Birthday Reflections

Birthdays are a rather peculiar thing. As I sit here, with the occasion of my twenty-first birthday have just passed, I cannot help but ask myself: Why are birthdays such a big deal? Who the heck cares when I was born or how old I am? It’s just a day in the calendar, it’s comes and goes swiftly, and with or without much attention given to the day, it’s gone. I think that these days, birthdays are built up from a lot of hype; too much hot air and expectation, when the reality is less than so. Obviously, that was not the case for my birthday, for the celebrations of this milestone year have been endless (That’s what happens when you celebrate according to the solar calendar and the Jewish calendar), and are set to continue onwards for quite a while.

Even so, a birthday should be about much more than cake or the amount of presents you receive (I actually thought that at such an age, material items like cake and presents wouldn’t matter, but oh, how they do). A birthday is a celebration of your life. Of course, like any other special day of celebration, a birthday is meant to isolate the feelings of thanks and joy that you feel about having completed another year, and expand them. One should not take a moment only on the day of their birth to nod their head in thanks to the fact that they lived another healthy, successful year, the same way that Mother’s Day should not cancel out the respect and care that you treat your mother with only a daily basis, however it is a day when such things should be eliminated.

According to Judaism, one’s birthday is a very significant day. On one’s birthday, their Mazal, or good fortune, is dominant. Like the beginning of a new year or the celebration of a holiday, a birthday is a day of personal significance. It’s yet another chance to start over (I find myself with a numerous chances to start over lately. Someone up there must be on my side). What is more significant in personal matters than the day that one began their journey in the world?

Similar to the beginning of a new year, a birthday is a time to reflect. It is a time to meditate and focus on the year that has past, to view it’s grand moments as well as it’s lesser equals, and evaluate them. Were you successful in the endeavours you hoped to succeed in? What could you have done better with your time, or with your effort? It is a time to focus on the parts of your life that require work, and to make those areas a priority for the year to come.

 So, I look back on my year from Kislev to Kislev, and I find an incredible amount of things to reflect upon. I am shocked as well as humbled when I review my year and find that the girl that I was at the threshold of twenty is not the woman that I am now on the stage of twenty-one. I have matured and grown in ways that I never imagined possible. I made a firm decision to work on myself, stuck to it, and am proud to say that I have found myself on the other side of my resolution in a healthier, calmer state of being.

Where was I a year ago? Living in a basement apartment with no heat, working a crumby job for a boss with sticky hands. I was confused. Shattered Illusions was approximately four chapters from the end, and that scared me almost to death. I was absolutely miserable. Now, I find myself in a completely different place, physically and mentally. I’m happier. I smile more, I sing more. I have allowed life to grow on me, and I have gained from that move. Without realizing it, I stopped getting in my own way and allowed life to just be.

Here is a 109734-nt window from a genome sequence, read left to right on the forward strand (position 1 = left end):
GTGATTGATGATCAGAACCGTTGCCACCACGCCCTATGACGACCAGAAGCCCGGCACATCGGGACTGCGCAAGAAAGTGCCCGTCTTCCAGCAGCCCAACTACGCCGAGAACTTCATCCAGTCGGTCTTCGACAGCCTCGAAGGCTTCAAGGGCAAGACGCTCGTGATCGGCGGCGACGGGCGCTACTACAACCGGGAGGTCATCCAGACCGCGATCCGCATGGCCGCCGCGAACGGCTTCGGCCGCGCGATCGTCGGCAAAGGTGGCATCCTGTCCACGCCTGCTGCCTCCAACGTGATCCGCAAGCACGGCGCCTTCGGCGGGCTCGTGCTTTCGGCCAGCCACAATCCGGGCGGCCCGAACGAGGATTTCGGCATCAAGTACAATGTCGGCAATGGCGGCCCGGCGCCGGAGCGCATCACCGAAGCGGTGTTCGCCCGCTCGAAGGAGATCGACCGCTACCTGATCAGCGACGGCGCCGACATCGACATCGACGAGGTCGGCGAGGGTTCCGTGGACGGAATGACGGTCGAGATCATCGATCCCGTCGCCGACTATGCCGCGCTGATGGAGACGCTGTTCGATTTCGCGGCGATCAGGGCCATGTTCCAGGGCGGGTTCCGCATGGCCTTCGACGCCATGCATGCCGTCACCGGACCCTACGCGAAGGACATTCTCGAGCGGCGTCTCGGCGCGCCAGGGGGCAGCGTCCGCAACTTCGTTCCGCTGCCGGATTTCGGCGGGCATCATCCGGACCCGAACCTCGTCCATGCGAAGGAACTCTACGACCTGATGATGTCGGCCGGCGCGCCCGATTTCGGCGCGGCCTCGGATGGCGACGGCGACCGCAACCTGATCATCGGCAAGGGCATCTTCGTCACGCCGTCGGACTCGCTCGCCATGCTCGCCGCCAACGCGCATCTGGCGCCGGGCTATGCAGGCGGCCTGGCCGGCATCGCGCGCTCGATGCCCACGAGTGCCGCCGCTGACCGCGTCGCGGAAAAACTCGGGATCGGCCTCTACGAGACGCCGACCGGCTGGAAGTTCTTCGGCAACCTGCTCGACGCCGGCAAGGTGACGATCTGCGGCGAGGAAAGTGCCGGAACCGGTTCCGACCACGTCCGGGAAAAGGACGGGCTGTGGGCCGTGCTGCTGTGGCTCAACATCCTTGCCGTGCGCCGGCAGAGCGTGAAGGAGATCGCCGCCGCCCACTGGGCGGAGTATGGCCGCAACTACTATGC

A year ago, I was striving to complete my first novel. This year, I am running the last miles in the marathon of publication. A whole lot can change in a year if only you allow time to take it’s natural course.

Sometimes, you just have to step back and allow life to happen for you. Not that you should just sit back and allow life to fly by, but it’s not such a bad idea to lose control either.

That is what I learned in the 365 days since I turned twenty. You can’t control life, but you can control the way you react to any given situation, which ever emotion it is meant to evoke.

I think this is the perfect resolution. And, since I technically didn’t openly make this resolution last year, this year I am going to make it official. My resolution for this upcoming year is going to be to learn how to keep myself grounded in difficult times. To build upon the resolution I made around Rosh Hashana: I will think before I act in times of stress, as well as in times of happiness. I will remember that while I cannot control events, or other people’s behaviors, I can control my own. I will learn to stay grounded and centered in difficult situations. It may become a bigger challenge now that I’ve accepted it as a resolution, but if I was able to do it subconsciously for an entire year, then I can do it all the better with the knowledge I have gained from my experiences. I’m looking forward to see where the results take me by the time my next birthday rolls around…

Though the allotted time for blessings is over, I feel I must part with a blessing to each and every one of you. I bless you to find tranquility, clarity, and happiness in every aspect your life. May you always see the hand of the divine in your daily travels, and may everything that comes your way be in light of revealed good. I bless you with health, success, prosperity, fulfillment, contentment, peace and immense joy. May you always remain an open vessel to receive any and all blessings that come your way.

L’chaim to one and all.

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